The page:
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Catholic adoption agency continues to fight to bar gay couples

Jessica Geen May 14, 2009
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A Catholic adoption agency has argued before a tribunal that it should be allowed to continue rejecting same-sex couples as potential adoptive parents.

Mark Wiggin, chief executive of Catholic Care (Diocese of Leeds), told the first full hearing of the Charity Commission tribunal that there had been an “unfortunate clash” between religious and gay rights, saying the organisation had a right to follow church teachings and refuse to consider gay couples, reports.

He added that Catholic Care would rather close than consider gay couples.

Many other Catholic adoption agencies have chosen to abide by new discrimination regulations and accept gay couples, although some have closed.

The Sexual Orientation Regulations 2007 outlawed discrimination on the grounds of sexual orientation in the provision of goods, facilities and services, including adoption.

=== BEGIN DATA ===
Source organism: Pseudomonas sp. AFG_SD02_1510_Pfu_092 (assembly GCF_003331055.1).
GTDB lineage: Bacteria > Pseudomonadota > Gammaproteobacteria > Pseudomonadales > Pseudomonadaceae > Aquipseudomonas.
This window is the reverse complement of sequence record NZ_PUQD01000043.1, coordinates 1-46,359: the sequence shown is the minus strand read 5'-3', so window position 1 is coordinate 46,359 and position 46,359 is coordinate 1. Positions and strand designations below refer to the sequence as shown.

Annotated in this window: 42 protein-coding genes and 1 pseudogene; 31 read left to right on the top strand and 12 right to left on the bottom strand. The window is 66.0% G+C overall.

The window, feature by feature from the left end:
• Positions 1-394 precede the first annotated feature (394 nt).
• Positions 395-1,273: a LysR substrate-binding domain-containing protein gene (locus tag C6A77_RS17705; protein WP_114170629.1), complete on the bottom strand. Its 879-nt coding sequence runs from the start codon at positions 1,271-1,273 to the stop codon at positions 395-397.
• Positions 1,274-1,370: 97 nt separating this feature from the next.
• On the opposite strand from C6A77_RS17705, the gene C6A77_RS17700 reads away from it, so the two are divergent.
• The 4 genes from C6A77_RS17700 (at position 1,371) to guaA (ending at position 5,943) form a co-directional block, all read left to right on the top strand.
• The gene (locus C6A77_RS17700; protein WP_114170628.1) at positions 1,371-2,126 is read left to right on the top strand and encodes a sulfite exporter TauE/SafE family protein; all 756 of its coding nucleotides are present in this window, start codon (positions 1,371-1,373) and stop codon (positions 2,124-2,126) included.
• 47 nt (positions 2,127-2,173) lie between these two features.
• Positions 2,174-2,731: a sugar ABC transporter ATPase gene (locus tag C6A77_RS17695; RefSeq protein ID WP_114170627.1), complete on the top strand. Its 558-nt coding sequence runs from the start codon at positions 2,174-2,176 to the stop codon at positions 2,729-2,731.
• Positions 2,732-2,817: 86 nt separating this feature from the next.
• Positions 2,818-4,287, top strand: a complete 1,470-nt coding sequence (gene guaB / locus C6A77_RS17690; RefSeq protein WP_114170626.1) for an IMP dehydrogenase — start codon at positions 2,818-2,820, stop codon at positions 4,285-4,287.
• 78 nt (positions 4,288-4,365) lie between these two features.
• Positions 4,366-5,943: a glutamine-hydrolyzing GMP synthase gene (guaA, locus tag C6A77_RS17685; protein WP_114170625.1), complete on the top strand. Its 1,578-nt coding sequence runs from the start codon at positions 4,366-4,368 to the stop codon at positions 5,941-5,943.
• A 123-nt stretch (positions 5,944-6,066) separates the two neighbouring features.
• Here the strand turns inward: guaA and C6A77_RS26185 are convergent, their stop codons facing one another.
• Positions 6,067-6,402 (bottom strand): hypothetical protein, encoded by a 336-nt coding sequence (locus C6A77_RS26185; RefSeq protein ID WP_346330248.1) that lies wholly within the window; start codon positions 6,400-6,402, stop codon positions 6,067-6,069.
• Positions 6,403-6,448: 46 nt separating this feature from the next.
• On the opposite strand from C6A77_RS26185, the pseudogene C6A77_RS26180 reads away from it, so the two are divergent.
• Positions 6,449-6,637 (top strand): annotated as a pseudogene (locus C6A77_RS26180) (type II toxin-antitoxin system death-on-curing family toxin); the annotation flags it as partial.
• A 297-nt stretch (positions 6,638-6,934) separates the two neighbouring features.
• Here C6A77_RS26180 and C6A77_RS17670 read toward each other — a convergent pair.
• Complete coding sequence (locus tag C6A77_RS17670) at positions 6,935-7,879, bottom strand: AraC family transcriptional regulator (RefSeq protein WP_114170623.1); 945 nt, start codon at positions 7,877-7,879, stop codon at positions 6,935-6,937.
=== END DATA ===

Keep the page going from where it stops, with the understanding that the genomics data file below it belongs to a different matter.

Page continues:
Catholic agencies were given a two-year window in which to comply with the new rules, which ran out in December 2008.

Catholic Care believes it can take advantage of a clause which allows charities to discriminate. Mr Wiggin argued that the agency needed to be able to discriminate in order to retain its funding from the church

Regulation 18 states: “It is lawful for a charity to provide benefits only to persons of a particular sexual orientation if the charity is established to provide a benefit to that particular group because of their sexual orientation and the charity is acting in accordance with the charitable instrument.”

However, the Charity Commission has banned other adoption agencies from changing the purpose for which they were created in order to avoid dealing with homosexual couples.

Counsel for the Charity Commission argued that the charity was “seeking to re-argue a political battle that was fought and lost at the highest level”.

He added: “The commission isn’t trying to be excessively legalistic or blind to the sincerity of charities’ views but this is a legal process and the tribunal and commission are here to apply the rules as it interprets them.”

The outcome of the tribunal is expected within 21 days.

Last month, Father Hudson’s Society, based in the Midlands, decided to withdraw its case over the issue. It had launched a joint appeal in December with Catholic Care.

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